Where I want to work

Characteristics of a perfect remote workplace

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They’re introspective.

I want a workplace that gives people the time and space they need to take a step back and contemplate the right solutions. It’s not about the continual, up-tempo hustle and long nights behind a screen for the sake of them; it’s about considerate decision-making and room for creative thought. It’s about collaboration over argument; a learning-oriented, no-blame culture when things go wrong; one of writing and individual work over endless meetings; an environment where nobody in the company feels like they need to compete with anyone else there.

They care about equity.

I want a workplace that understands its role in systems of oppression and doesn’t just intend to not perpetuate them but actively participates in undoing them. It understands that politics can’t be separated from work, because politics affect the lives of everyone who works there and everyone who the company is trying to serve. It intentionally hires for diversity and doesn’t roll its eyes at attempts to normalize inclusion. It makes sure the management layer is not the exception to this rule.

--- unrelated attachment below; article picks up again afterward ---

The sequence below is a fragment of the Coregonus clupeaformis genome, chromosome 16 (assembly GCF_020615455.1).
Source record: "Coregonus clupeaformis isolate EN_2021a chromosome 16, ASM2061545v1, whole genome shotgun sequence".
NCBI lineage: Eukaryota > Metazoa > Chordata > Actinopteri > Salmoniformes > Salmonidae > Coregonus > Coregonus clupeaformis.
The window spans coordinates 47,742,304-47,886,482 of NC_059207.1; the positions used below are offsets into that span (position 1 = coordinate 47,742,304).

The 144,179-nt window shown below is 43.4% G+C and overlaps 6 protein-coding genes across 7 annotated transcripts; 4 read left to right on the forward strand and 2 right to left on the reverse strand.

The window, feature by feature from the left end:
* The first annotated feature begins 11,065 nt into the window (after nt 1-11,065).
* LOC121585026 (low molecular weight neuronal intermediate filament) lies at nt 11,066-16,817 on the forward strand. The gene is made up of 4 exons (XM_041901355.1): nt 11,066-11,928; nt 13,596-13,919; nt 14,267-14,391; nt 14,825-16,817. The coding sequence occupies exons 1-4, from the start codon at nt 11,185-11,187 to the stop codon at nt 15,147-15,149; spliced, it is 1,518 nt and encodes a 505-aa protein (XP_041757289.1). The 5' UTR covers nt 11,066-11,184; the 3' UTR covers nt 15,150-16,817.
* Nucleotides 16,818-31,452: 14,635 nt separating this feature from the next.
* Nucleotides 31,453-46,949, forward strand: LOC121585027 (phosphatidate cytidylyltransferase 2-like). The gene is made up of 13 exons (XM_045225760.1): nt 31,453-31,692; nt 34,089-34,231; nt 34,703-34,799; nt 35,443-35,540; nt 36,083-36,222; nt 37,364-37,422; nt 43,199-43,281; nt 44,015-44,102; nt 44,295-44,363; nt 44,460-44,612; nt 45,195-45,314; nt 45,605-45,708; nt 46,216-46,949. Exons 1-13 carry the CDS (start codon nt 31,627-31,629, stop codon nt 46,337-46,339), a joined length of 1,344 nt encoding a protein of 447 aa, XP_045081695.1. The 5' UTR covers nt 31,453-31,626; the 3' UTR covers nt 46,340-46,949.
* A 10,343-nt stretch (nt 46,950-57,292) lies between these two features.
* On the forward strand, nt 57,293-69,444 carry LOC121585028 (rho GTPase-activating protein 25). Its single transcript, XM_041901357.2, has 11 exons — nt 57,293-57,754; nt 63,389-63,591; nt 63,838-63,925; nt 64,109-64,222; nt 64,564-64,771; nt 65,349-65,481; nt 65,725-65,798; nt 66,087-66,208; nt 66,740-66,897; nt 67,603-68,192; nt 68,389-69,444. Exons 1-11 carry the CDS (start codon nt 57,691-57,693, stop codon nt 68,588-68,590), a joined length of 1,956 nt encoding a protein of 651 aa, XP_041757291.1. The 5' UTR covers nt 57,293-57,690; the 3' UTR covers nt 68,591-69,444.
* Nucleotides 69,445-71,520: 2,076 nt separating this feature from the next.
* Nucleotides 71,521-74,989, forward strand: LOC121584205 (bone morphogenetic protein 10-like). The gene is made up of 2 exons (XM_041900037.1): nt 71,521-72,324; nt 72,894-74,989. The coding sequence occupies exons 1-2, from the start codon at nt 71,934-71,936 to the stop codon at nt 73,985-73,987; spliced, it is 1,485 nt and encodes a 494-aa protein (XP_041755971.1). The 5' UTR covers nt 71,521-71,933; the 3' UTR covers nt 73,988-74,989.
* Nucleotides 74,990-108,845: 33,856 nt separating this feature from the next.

They’re smart as hell.

I want a workplace that hires for expertise, not for meaningless attributes likes school pedigree. It seeks to hire the people who can do the work better than anyone, not the people who are the cheapest or who happened to graduate from a particular place. It doesn’t outsource its technology prowess. And it provides opportunities for ongoing professional development and learning.

They work hard — healthily.

There’s a sense of urgency and purpose that allows everyone to work towards a shared goal with effort. Nobody is leaning back or phoning it in (something that can kill motivation for everybody else). Conversely, nobody’s pulling in 80 hour weeks, all-nighters or regularly working weekends. Sometimes crunches do happen, but they’re the exception, rather than the rule, and the workplace tries to enforce a respectful integration of life and work. Hours are not really enforced, except for crucial meetings.

They’re working on something ambitious and world-positive.

Life is short. Time is precious. Why would you work on something that doesn’t make a meaningful difference in peoples’ lives? A workplace that has a strong social mission is one that attracts empathetic people who embody all of the characteristics above.

Writer: of code, fiction, and strategy. Trying to work for social good.

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